April 06, 2023
Mauser has offered sporting rifles on the famous Model 1898 action for more than 125 years. In the beginning they were quite affordable, but prices gradually increased (see sidebar) and over the years have remained a bit steep when compared to rifles of American design that were just as accurate and equally effective on game of various sizes. In other words, if Mauser wanted to sell rifles in America it would have to be competitively priced.
Enter the Mauser 18. Reducing the price of a product to the consumer is commonly accomplished by reducing its production cost, a solution long used by American manufactures of firearms. Unlike rifles of yesteryear that were built to withstand hard use when handed down through generations of hunters, most economy-grade rifles are engineered for a finite useful life. Even so, accuracy, reliability and durability can still be surprisingly good.
As cost-cutting measures go, there is nothing new about the Mauser 18, and that includes an injection-molded stock with an integral trigger guard. I can recall when the fore-end of this type of stock was about as stiff as a wet noodle, and it could warp enough with age or applied heat to make contact with what was supposed to be a totally free-floating barrel. However, girder-style reinforcing in the current Mauser stock makes it rigid enough to prevent side-to-side or upward deflection from a reasonable amount of applied force. In other words, come rain, snow, heat or cold, the barrel will likely remain free-floating.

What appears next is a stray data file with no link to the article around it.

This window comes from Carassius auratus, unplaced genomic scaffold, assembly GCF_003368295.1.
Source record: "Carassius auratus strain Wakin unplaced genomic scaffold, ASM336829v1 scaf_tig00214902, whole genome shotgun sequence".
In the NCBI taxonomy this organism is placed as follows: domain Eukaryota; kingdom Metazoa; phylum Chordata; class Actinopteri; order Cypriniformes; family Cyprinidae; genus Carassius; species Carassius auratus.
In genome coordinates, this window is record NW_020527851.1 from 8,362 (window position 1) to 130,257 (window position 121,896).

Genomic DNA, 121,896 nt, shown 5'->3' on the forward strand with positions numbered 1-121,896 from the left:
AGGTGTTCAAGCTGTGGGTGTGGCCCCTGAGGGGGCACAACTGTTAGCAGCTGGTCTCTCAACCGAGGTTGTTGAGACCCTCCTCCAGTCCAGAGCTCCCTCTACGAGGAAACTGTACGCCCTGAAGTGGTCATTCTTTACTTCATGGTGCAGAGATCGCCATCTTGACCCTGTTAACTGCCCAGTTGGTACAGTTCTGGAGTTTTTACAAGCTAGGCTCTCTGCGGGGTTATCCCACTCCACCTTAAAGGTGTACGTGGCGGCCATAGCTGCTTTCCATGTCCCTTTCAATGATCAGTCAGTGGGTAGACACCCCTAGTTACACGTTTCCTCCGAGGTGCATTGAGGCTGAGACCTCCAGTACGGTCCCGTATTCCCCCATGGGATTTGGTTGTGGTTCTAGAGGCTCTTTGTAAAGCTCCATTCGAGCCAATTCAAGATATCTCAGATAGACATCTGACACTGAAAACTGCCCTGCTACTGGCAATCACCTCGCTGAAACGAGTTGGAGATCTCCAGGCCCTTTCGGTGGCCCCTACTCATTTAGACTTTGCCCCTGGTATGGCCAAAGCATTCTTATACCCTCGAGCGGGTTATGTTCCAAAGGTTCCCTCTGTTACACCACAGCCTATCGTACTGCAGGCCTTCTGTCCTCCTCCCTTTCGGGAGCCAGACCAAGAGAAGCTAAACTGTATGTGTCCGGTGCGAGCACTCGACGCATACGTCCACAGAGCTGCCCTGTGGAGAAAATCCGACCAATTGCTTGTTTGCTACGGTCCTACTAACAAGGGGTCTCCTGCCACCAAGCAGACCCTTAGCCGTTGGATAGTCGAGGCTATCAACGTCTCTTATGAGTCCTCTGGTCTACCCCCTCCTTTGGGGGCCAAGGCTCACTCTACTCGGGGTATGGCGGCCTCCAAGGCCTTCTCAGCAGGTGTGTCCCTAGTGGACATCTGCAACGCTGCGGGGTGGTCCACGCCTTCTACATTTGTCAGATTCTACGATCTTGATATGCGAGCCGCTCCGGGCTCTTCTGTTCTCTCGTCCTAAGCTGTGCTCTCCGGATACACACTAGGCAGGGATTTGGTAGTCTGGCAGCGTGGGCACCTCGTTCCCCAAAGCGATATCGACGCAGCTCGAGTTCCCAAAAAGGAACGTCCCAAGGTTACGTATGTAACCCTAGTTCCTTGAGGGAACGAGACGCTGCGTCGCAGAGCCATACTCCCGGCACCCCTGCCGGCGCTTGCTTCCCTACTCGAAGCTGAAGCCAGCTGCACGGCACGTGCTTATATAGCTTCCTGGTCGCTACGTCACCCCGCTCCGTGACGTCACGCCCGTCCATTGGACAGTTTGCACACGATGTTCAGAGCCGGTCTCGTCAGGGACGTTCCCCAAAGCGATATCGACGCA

Also, you’ll see references to the stock’s Dual Compound construction. Lightly textured inserts at the wrist and fore-end of the Mauser stock discourage hand slippage during a rainy hunt.
And here’s a feature you don’t see every day on a hunting stock. Need a place to store something small? Simply remove the recoil pad by pressing on tabs on both sides of the stock to accesses just such a place place. Posts for quick-detach sling swivels are at front and rear, and stock color is described as Savannah tan—hence the model’s name.
Markings on the side of the detachable polymer magazine indicate it can be used with the 6.5 PRC, .270 WSM and 8.5x55 Blaser. While shooting the rifle, all four 6.5 PRC cartridges resting in a staggered fashion traveled smoothly from magazine to chamber.
Inserting a loaded magazine is virtually fumble-free and easily done without removing the eyes from the target. The magazine latch is molded into the stock with its release button recessed enough to prevent being bumped against a pack frame or something else in the field. Press the button and the empty magazine rockets from the rifle for a fast reload.
Interior magazine length is 3.020 inches, plenty of room for the 2.955 inches SAAMI maximum for the 6.5 PRC. The extra length is there to allow chasing the rifling with handloads to compensate for eventual erosion of the chamber throat. The magazine can be loaded while it is in the rifle by inserting cartridges through the ejection port and then pressing down.
Measuring 8.70 inches long, the receiver is a virtual copy of the standard-length Remington Model 700 receiver. Their footprints are the same, and due to the same roof profiles, scope mounts are interchangeable. I installed a Picatinny rail on the Mauser that I took off of one of my Remington 700s.
I like the three-position safety beside the receiver tang. Pull the lever all the way to the rear, and the safety is engaged and bolt rotation is blocked. Push the lever to its middle position and while the safety remains engaged, the bolt can be rotated for loading or unloading the chamber.